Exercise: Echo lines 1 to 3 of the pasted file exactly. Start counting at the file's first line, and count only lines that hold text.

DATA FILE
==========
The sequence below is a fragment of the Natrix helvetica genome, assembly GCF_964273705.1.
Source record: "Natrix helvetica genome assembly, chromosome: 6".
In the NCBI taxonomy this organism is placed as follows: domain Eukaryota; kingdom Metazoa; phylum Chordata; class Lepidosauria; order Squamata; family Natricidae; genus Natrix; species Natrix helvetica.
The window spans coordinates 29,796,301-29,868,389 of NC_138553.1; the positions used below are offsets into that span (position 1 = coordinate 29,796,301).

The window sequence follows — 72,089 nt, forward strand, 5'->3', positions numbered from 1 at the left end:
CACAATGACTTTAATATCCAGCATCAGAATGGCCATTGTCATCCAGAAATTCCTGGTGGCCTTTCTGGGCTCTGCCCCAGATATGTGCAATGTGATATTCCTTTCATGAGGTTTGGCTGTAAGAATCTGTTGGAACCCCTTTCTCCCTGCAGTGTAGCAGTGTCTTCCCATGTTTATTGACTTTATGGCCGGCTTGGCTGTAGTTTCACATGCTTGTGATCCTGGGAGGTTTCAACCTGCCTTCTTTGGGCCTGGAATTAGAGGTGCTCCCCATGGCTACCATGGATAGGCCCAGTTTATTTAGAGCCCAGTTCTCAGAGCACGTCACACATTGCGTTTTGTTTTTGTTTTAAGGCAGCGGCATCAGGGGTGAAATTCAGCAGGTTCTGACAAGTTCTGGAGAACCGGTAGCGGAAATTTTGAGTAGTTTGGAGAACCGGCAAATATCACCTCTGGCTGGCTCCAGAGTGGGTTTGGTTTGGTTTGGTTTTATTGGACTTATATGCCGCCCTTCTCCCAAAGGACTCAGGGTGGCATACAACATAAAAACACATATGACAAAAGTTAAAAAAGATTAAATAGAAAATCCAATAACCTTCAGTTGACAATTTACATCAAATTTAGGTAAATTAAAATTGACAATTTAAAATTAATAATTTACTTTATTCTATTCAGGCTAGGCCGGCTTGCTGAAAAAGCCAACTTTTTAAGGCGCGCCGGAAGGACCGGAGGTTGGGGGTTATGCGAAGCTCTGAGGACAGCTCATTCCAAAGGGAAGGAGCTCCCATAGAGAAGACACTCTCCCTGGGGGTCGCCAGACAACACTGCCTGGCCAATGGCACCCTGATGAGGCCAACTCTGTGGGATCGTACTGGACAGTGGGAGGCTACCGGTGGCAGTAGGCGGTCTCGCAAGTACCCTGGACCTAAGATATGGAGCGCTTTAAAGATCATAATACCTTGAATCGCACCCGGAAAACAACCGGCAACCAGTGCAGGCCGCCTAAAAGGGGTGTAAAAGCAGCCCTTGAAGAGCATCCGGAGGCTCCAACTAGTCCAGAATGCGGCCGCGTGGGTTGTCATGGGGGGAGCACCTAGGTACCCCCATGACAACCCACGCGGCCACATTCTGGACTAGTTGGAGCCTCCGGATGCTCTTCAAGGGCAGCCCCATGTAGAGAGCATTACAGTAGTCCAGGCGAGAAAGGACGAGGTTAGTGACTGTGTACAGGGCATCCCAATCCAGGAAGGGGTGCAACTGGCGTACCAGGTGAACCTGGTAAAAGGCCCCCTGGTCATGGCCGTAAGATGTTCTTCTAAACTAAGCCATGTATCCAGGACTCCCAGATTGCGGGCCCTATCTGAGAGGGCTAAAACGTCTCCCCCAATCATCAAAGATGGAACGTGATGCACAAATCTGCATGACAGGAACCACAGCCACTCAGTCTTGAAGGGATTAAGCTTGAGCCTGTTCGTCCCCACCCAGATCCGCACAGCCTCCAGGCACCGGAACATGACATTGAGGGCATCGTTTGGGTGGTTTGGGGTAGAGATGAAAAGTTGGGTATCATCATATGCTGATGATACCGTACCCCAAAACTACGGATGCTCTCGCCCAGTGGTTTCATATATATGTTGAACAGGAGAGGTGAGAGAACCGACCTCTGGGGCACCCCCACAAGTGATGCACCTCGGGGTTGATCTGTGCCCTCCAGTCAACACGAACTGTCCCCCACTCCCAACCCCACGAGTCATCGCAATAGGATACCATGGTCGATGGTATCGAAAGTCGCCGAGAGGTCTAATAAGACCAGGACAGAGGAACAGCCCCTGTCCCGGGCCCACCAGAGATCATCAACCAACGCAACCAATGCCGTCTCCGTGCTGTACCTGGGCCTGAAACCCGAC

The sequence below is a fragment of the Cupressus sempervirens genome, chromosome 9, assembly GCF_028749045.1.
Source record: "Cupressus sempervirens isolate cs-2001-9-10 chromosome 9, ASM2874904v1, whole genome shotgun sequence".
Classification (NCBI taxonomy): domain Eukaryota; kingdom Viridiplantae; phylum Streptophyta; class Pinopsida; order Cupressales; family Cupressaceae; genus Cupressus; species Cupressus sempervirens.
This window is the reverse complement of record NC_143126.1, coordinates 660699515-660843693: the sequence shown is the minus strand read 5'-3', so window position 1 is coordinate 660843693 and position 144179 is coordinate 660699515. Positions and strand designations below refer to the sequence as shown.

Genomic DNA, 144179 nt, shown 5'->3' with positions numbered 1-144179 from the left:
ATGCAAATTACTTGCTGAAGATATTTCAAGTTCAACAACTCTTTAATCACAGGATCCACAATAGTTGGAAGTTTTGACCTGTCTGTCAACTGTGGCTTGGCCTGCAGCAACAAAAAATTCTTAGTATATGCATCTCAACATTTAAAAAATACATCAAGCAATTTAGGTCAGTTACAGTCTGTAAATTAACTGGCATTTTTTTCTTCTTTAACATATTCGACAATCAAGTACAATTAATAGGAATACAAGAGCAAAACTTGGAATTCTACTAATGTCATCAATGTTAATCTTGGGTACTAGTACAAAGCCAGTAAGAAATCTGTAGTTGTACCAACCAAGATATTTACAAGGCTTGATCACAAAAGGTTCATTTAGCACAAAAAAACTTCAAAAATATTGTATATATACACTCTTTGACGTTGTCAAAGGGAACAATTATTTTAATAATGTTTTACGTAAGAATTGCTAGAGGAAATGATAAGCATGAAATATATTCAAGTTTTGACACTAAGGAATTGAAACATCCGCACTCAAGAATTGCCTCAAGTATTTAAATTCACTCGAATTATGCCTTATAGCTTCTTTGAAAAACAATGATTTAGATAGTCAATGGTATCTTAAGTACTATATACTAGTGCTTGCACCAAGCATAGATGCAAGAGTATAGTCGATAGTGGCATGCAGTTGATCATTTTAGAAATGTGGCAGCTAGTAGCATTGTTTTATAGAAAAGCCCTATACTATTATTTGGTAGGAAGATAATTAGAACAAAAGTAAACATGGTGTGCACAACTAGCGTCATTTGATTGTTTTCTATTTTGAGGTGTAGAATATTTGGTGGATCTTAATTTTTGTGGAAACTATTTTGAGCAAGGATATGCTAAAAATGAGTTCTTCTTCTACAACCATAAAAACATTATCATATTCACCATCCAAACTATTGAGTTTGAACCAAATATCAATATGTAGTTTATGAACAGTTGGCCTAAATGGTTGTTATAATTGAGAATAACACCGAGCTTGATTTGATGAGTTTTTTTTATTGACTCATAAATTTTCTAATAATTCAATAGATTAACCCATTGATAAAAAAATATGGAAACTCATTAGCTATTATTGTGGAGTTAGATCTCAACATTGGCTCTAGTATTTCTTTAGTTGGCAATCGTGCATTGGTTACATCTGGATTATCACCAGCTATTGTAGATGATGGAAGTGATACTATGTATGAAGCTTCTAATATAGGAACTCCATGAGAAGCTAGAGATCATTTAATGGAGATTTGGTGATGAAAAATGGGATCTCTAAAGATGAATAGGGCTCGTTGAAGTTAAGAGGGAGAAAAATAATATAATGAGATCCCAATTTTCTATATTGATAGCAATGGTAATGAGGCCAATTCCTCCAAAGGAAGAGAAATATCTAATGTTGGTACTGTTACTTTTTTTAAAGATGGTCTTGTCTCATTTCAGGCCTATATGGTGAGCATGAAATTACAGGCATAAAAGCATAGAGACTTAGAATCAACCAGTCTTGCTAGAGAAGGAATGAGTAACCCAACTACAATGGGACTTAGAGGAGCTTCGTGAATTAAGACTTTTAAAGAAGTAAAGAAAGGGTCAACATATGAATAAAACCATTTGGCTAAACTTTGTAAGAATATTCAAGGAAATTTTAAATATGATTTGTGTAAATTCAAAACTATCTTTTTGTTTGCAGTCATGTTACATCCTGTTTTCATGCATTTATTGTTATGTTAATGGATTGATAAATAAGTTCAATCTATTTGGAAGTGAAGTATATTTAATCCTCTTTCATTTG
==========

The sequence below is a fragment of the Natrix helvetica genome, assembly GCF_964273705.1.
Source record: "Natrix helvetica genome assembly, chromosome: 6".
In the NCBI taxonomy this organism is placed as follows: domain Eukaryota; kingdom Metazoa; phylum Chordata; class Lepidosauria; order Squamata; family Natricidae; genus Natrix; species Natrix helvetica.